Have you ever felt like you dominated your fitness regimen, decided to advance to the next level and then found yourself feeling unmotivated? You probably wondered, "How did that happen?" Surprisingly, the situation could be a classic example of overtraining. When you typically love exercising and going to the gym but all the sudden can't stand the thought, you need a break. Here are five other instances where it might be worth taking a rest day:
- You're having trouble sleeping: Too much exercise can impact how much sleep you get at night and affect sleep quality. In one study, 13 cyclists competed at a higher level of intensity over two days. Researchers found that while the cyclists spent more time in bed, they reported that they were getting less sleep than before. Sleep is critical for tissue and muscle repair, too, so you're going to need plenty of it before you conquer your next challenging workout.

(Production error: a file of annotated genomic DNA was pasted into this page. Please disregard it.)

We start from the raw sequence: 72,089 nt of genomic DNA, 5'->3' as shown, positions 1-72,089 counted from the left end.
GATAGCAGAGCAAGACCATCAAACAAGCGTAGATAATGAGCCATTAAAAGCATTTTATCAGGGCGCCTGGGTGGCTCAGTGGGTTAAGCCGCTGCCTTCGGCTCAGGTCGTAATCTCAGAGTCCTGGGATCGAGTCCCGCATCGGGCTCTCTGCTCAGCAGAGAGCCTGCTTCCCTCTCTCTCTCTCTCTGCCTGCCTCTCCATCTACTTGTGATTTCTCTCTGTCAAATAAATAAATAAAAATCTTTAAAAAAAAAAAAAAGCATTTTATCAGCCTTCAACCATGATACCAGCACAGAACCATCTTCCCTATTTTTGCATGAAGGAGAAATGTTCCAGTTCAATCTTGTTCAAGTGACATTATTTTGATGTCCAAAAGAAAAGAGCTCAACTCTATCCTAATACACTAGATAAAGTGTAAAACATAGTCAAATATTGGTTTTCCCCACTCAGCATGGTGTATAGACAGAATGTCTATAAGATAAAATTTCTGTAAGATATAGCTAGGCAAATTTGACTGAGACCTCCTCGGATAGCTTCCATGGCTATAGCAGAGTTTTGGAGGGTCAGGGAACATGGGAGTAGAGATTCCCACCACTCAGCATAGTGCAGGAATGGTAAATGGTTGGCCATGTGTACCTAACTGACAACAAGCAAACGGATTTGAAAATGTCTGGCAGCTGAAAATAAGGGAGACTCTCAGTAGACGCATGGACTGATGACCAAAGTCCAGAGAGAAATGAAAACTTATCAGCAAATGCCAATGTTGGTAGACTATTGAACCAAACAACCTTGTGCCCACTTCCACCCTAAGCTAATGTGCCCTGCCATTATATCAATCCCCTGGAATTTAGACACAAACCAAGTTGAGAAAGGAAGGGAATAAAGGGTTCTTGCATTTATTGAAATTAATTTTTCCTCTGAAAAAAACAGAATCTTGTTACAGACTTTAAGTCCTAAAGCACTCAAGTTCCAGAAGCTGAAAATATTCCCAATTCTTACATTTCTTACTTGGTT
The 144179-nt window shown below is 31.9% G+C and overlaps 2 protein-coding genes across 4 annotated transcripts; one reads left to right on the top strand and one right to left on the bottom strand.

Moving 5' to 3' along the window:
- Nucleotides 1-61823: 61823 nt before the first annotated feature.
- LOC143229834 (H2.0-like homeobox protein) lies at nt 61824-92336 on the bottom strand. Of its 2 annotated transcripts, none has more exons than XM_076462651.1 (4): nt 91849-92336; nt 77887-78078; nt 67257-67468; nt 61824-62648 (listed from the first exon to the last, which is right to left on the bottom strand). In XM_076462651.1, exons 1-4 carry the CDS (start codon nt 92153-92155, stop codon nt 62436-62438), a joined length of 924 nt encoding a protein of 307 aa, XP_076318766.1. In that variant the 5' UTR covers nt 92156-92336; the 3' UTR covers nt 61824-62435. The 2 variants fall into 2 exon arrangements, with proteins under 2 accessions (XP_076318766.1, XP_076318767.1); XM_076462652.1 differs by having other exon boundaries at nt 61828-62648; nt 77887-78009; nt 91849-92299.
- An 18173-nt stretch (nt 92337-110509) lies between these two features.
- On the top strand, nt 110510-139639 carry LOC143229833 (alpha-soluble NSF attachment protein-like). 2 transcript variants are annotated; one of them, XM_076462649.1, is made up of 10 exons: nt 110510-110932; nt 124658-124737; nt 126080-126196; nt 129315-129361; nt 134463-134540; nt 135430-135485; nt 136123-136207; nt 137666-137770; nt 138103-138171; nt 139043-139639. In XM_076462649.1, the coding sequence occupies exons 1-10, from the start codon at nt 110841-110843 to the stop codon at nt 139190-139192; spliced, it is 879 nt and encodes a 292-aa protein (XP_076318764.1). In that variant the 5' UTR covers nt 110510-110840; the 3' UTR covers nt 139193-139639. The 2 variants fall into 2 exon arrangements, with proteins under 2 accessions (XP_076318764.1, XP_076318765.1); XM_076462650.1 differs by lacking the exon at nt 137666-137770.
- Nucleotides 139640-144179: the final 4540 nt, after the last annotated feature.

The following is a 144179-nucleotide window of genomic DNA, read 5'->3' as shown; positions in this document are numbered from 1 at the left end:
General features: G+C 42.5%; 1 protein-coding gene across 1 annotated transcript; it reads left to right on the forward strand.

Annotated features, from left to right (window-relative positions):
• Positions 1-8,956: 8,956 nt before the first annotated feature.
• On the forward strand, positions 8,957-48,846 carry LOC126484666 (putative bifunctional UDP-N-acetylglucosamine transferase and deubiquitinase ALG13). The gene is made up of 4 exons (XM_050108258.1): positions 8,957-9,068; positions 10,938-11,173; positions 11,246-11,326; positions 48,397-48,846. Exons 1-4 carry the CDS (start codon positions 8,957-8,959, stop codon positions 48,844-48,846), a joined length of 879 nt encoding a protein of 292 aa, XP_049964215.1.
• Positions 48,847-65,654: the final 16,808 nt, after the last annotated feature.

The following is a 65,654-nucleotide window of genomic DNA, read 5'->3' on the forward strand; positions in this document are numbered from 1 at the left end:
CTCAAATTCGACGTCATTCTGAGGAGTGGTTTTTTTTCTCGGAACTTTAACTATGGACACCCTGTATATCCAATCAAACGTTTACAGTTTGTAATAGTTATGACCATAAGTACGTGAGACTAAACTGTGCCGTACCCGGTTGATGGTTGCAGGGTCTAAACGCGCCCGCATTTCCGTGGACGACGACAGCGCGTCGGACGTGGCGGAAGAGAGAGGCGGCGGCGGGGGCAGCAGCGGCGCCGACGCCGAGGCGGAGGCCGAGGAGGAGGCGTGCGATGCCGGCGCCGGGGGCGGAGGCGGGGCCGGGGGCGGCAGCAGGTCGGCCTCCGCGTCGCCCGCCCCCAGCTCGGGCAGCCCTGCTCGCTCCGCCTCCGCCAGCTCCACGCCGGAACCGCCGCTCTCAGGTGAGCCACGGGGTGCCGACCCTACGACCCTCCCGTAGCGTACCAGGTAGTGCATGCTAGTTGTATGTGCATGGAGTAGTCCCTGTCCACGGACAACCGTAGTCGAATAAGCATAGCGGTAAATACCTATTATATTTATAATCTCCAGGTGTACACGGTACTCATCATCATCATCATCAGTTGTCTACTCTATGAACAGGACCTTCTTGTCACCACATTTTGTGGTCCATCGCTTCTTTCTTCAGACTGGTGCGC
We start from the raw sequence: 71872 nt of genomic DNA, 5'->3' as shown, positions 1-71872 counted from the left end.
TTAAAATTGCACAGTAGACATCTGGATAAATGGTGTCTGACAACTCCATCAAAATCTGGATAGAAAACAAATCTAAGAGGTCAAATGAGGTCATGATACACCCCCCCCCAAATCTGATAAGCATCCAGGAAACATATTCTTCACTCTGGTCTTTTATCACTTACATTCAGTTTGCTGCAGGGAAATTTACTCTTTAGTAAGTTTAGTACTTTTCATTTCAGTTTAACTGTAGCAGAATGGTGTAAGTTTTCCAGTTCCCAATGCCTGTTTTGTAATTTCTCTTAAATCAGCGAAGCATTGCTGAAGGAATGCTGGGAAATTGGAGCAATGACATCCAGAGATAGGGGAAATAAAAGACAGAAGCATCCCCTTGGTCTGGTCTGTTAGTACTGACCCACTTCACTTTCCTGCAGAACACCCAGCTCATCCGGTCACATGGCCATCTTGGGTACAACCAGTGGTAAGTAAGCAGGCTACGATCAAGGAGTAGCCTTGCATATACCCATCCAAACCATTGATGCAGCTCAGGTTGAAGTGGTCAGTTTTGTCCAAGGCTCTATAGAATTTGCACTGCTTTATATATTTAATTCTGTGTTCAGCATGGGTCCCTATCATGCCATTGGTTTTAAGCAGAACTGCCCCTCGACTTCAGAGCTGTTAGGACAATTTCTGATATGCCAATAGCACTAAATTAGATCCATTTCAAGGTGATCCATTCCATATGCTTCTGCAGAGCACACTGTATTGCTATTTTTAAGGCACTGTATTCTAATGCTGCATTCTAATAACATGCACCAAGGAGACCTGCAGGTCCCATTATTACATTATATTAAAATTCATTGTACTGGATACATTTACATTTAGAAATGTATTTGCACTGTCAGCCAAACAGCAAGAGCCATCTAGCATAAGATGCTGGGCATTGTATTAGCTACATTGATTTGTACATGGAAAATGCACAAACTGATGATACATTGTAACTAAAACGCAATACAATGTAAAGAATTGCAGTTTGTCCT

- You can't concentrate: Overtraining can affect your hormones , leading to mood swings and difficulty concentrating. When this happens, it' a good idea to stop going at your current rate and prevent yourself from overdoing it more. You may want to consider taking a few days off until you feel like you're back to normal.
- You're not seeing progress: You're working out six days a week and eating clean but notice you haven't made any progress. The solution isn't to bump up the six days a week to seven; it most likely will be to scale back and possibly include a few lower-impact exercises to let your body have time to recover. Try it and see if you recognize any changes.
- Your normal workout is harder than usual: Do you usually find running five miles and then weightlifting a few sets to be a breeze but now it seems nearly impossible to complete? Overtraining is probably the culprit. The best path forward is to allow yourself a few rest days.
- You're painfully (as in you can't move) sore: Ever added something new to your fitness routine and then found yourself unbearably sore? It' a sign that you need to take some time to rest and recover. It' always tough when you're trying out new workouts to know when you've hit the overtraining limit, but the best plan is always to err on the side of caution.